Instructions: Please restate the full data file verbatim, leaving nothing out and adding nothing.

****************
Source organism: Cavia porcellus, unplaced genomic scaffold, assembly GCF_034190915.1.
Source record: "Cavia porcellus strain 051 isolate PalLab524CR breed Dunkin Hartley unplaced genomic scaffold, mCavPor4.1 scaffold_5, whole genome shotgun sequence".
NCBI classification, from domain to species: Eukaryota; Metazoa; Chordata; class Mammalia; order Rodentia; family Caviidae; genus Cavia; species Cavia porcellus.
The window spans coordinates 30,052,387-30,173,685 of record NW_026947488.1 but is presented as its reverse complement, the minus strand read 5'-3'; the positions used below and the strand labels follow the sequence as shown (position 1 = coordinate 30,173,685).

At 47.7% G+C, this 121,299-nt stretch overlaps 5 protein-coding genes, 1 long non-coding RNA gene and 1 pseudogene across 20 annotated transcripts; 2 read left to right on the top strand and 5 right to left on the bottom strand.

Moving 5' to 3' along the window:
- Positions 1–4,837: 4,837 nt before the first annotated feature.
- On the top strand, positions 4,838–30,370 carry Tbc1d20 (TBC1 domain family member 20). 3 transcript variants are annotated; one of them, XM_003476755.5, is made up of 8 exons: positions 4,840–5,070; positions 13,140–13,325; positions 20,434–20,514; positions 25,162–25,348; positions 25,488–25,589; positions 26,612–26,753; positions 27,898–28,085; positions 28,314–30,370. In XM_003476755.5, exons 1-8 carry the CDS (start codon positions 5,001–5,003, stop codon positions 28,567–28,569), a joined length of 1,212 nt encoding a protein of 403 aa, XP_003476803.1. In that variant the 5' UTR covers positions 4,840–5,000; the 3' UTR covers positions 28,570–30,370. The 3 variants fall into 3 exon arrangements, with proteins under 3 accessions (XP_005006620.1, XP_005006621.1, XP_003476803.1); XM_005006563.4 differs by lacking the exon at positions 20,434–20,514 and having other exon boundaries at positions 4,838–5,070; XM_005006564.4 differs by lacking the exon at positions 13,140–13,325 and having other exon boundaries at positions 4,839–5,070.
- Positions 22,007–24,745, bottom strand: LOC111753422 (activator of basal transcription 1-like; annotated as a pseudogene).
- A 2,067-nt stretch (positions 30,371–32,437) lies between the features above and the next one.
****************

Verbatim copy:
Source organism: Cavia porcellus, unplaced genomic scaffold, assembly GCF_034190915.1.
Source record: "Cavia porcellus strain 051 isolate PalLab524CR breed Dunkin Hartley unplaced genomic scaffold, mCavPor4.1 scaffold_5, whole genome shotgun sequence".
NCBI classification, from domain to species: Eukaryota; Metazoa; Chordata; class Mammalia; order Rodentia; family Caviidae; genus Cavia; species Cavia porcellus.
The window spans coordinates 30,052,387-30,173,685 of record NW_026947488.1 but is presented as its reverse complement, the minus strand read 5'-3'; the positions used below and the strand labels follow the sequence as shown (position 1 = coordinate 30,173,685).

At 47.7% G+C, this 121,299-nt stretch overlaps 5 protein-coding genes, 1 long non-coding RNA gene and 1 pseudogene across 20 annotated transcripts; 2 read left to right on the top strand and 5 right to left on the bottom strand.

Moving 5' to 3' along the window:
- Positions 1–4,837: 4,837 nt before the first annotated feature.
- On the top strand, positions 4,838–30,370 carry Tbc1d20 (TBC1 domain family member 20). 3 transcript variants are annotated; one of them, XM_003476755.5, is made up of 8 exons: positions 4,840–5,070; positions 13,140–13,325; positions 20,434–20,514; positions 25,162–25,348; positions 25,488–25,589; positions 26,612–26,753; positions 27,898–28,085; positions 28,314–30,370. In XM_003476755.5, exons 1-8 carry the CDS (start codon positions 5,001–5,003, stop codon positions 28,567–28,569), a joined length of 1,212 nt encoding a protein of 403 aa, XP_003476803.1. In that variant the 5' UTR covers positions 4,840–5,000; the 3' UTR covers positions 28,570–30,370. The 3 variants fall into 3 exon arrangements, with proteins under 3 accessions (XP_005006620.1, XP_005006621.1, XP_003476803.1); XM_005006563.4 differs by lacking the exon at positions 20,434–20,514 and having other exon boundaries at positions 4,838–5,070; XM_005006564.4 differs by lacking the exon at positions 13,140–13,325 and having other exon boundaries at positions 4,839–5,070.
- Positions 22,007–24,745, bottom strand: LOC111753422 (activator of basal transcription 1-like; annotated as a pseudogene).
- A 2,067-nt stretch (positions 30,371–32,437) lies between the features above and the next one.